One of the requirements for making a legally valid will is that the testator must have testamentary capacity. Under New York law this means that you must be an adult-- at least 18 years old. It also means that you must be of "sound mind and memory." NY EPTL § 3-1.1. Being of sound mind and memory means that the testator cannot be suffer from a mental incapacity at the time he or she made the will. Generally the test for the mental requirement of testamentary capacity is whether the testator understands what it means to make a will, has a general idea of what his or her estate is comprised of and its value, and who his beneficiaries are. It is important to note that testamentary capacity is not related to a testator's education, intelligence or level of sophistication.What types of disputes relate to how the executor manages the estate?
Another common reason for estate litigation is where there is a dispute involving a person who is a fiduciary to the estate. A fiduciary is a person who has the authority and the obligation to act for another person under circumstances that require total trust, good faith, and honesty. With respect to an estate a fiduciary could be an executor, estate administrator, trustee, attorney accountant, guardian, conservator, or banker. If an interested party feels that a fiduciary has in some way breached his or her fiduciary duty, estate litigation could result. The most common type of estate litigation related to fiduciaries involves an allegation of a breah of fiduciary duty. If a fiduciary of an estate is found to have breached his or her fiduciary duty the probate court may hold that fiduciary personally liable and require the fiduciary to make the estate whole for any losses suffered or compensate the estate for any gain that the liable fiduciary received.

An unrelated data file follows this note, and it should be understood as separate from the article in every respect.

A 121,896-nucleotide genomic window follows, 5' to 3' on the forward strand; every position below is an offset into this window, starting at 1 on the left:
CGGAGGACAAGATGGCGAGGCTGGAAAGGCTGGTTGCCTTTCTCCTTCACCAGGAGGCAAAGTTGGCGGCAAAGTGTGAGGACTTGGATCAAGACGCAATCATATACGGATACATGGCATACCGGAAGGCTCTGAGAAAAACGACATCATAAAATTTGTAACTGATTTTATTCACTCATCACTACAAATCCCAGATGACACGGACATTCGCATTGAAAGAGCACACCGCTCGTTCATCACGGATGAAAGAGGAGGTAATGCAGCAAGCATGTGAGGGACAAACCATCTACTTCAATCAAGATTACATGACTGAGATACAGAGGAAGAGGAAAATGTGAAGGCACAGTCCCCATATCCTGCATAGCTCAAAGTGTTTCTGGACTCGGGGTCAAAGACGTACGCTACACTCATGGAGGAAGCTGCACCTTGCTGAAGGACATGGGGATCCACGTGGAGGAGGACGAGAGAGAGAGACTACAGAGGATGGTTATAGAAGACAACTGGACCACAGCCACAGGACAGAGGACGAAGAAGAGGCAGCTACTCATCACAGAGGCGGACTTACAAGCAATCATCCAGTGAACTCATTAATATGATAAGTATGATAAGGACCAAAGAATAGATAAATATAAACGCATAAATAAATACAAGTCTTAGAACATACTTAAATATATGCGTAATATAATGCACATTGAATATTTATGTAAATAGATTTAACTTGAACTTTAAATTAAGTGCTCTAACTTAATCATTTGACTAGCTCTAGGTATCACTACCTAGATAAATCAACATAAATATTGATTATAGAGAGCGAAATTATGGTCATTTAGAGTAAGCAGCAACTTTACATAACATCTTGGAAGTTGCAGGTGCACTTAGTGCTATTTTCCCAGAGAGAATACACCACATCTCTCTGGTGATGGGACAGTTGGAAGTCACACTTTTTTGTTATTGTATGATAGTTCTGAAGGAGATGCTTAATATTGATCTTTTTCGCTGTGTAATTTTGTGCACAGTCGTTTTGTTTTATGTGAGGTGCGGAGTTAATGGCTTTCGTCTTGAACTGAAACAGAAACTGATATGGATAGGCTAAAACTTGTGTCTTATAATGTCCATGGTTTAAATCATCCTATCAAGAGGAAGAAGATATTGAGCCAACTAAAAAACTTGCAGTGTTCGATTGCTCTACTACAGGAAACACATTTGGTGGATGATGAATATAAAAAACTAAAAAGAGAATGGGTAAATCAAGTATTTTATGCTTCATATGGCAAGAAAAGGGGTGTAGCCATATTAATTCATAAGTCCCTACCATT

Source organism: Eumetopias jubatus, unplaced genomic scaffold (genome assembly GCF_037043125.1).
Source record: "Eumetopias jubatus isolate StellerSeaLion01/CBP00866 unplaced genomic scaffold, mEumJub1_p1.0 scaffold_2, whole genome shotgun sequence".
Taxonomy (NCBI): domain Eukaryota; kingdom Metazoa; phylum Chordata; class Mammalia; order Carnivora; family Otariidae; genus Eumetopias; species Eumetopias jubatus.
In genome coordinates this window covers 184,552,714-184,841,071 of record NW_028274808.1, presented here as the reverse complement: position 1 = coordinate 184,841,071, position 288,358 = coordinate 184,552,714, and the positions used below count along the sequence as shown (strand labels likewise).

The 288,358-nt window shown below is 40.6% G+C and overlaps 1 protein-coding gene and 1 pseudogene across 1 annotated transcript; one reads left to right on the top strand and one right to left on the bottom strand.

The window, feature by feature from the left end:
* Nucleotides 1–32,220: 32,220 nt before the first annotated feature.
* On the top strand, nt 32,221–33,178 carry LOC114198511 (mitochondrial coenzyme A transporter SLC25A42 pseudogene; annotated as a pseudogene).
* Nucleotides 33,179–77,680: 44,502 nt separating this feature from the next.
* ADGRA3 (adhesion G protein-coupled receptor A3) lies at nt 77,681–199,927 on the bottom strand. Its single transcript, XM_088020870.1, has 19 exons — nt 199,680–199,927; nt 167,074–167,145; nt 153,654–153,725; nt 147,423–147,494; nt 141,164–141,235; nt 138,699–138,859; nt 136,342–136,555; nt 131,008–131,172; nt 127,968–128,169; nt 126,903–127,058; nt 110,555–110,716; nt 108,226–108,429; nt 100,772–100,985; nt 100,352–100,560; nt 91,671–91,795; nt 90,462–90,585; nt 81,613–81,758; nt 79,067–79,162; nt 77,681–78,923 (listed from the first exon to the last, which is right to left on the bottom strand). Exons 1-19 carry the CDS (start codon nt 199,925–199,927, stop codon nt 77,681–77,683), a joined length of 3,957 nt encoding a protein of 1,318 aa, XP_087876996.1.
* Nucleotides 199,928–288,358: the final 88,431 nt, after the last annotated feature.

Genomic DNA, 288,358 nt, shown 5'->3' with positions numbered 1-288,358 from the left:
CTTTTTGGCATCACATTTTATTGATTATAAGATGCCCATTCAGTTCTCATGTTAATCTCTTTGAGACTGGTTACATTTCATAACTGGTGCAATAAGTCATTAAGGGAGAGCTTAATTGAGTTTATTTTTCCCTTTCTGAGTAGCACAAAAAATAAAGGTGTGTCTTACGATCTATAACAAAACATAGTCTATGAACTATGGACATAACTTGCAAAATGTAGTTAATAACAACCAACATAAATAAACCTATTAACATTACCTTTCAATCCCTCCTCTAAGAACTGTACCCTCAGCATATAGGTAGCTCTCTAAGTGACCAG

Another option for addressing problems with an executor or estate administrator is to seek to have him or her removed. Oftentimes an interested party and the estate administrator simply do not get along. However, hostility with an heir is not a reason that the Surrogate's Court will remove an estate administrator. In the case of In re Brody, 872 N.Y.S.2d 689 (Sur. Ct. Nassau County 2008), the court stated that unless the hostility interferes with the proper administration of the estate, it cannot, in itself, serve as a basis to remove an estate administrator.
There are specific reasons listed in the Surrogate's Court Procedure that an administrator may be removed:
- Ineligible. If after an executor or administrator has been formally appointed by the Surrogate's Court, information is discovered that shows that the administrator or executor is not eligible to serve in that the role, the Surrogate's Court judge may remove him or her. N.Y. SCP. Law § 711(1)
- Wasted Assets. If the executor or estate administrator is found to have wasted assets, misapplied assets, or made unauthorized investments, he or she may be removed. N.Y. SCP. Law § 711(2).